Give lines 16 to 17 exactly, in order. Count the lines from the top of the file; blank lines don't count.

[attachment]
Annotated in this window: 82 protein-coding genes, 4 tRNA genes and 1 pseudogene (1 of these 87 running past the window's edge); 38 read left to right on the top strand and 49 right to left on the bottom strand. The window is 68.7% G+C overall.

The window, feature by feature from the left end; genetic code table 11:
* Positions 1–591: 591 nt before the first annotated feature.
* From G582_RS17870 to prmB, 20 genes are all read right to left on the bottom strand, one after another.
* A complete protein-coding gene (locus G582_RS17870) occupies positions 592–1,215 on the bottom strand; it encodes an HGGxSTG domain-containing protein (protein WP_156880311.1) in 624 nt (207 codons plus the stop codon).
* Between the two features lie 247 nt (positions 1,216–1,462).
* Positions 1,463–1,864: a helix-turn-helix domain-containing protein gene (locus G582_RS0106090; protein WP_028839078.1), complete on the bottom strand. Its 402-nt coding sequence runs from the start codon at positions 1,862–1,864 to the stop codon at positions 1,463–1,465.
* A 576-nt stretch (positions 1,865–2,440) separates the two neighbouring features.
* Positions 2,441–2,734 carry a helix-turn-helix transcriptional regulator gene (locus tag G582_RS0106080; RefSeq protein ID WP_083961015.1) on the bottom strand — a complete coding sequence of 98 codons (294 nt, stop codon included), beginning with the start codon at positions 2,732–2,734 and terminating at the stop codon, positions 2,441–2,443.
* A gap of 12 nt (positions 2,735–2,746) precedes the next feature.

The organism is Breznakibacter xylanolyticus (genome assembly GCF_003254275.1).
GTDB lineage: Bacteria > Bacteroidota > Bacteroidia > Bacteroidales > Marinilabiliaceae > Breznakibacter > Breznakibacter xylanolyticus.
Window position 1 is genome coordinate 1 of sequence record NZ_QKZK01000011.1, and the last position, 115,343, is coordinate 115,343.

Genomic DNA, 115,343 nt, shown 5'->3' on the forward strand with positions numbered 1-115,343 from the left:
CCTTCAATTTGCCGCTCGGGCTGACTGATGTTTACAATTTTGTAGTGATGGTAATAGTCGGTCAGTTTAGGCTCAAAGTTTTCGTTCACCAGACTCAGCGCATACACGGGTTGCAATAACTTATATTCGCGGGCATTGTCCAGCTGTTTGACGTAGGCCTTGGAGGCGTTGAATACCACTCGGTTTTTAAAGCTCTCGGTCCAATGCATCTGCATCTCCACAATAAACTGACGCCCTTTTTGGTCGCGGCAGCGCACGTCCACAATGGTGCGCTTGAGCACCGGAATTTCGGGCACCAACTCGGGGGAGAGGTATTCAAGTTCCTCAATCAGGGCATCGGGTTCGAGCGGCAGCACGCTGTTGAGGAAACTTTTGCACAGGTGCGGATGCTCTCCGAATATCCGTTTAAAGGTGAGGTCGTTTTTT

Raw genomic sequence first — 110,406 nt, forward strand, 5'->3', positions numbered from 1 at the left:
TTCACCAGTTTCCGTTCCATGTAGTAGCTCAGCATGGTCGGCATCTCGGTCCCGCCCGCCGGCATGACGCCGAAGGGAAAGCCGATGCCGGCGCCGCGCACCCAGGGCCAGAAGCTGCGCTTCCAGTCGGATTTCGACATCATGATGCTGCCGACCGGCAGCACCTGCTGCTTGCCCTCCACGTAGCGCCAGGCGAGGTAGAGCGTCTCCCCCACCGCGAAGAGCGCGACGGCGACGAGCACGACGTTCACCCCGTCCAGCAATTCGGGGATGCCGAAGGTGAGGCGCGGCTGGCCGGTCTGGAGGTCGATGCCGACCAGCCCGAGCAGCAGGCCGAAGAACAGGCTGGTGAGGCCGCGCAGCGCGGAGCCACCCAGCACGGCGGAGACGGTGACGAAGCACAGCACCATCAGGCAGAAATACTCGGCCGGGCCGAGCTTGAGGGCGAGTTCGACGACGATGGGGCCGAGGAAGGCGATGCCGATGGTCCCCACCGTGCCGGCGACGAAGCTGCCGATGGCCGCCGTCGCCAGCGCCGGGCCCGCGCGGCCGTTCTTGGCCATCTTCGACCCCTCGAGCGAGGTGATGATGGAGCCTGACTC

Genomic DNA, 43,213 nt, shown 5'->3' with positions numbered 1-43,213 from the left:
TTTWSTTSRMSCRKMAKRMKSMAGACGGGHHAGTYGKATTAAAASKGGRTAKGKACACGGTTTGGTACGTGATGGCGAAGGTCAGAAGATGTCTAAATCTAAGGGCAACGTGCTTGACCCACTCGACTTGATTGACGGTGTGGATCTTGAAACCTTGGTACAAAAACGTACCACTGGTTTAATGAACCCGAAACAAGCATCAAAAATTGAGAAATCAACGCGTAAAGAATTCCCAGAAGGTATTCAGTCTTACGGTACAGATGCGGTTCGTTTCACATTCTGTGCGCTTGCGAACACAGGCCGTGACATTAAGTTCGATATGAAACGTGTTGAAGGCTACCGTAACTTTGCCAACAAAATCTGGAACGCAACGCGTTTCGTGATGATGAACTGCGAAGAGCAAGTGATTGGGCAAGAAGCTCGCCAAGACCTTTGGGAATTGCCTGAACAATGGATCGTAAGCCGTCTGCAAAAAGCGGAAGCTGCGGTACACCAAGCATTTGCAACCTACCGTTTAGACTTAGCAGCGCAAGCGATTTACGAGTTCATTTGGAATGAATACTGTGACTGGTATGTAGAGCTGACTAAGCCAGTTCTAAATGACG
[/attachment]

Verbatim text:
Raw genomic sequence first — 110,406 nt, forward strand, 5'->3', positions numbered from 1 at the left:
TTCACCAGTTTCCGTTCCATGTAGTAGCTCAGCATGGTCGGCATCTCGGTCCCGCCCGCCGGCATGACGCCGAAGGGAAAGCCGATGCCGGCGCCGCGCACCCAGGGCCAGAAGCTGCGCTTCCAGTCGGATTTCGACATCATGATGCTGCCGACCGGCAGCACCTGCTGCTTGCCCTCCACGTAGCGCCAGGCGAGGTAGAGCGTCTCCCCCACCGCGAAGAGCGCGACGGCGACGAGCACGACGTTCACCCCGTCCAGCAATTCGGGGATGCCGAAGGTGAGGCGCGGCTGGCCGGTCTGGAGGTCGATGCCGACCAGCCCGAGCAGCAGGCCGAAGAACAGGCTGGTGAGGCCGCGCAGCGCGGAGCCACCCAGCACGGCGGAGACGGTGACGAAGCACAGCACCATCAGGCAGAAATACTCGGCCGGGCCGAGCTTGAGGGCGAGTTCGACGACGATGGGGCCGAGGAAGGCGATGCCGATGGTCCCCACCGTGCCGGCGACGAAGCTGCCGATGGCCGCCGTCGCCAGCGCCGGGCCCGCGCGGCCGTTCTTGGCCATCTTCGACCCCTCGAGCGAGGTGATGATGGAGCCTGACTC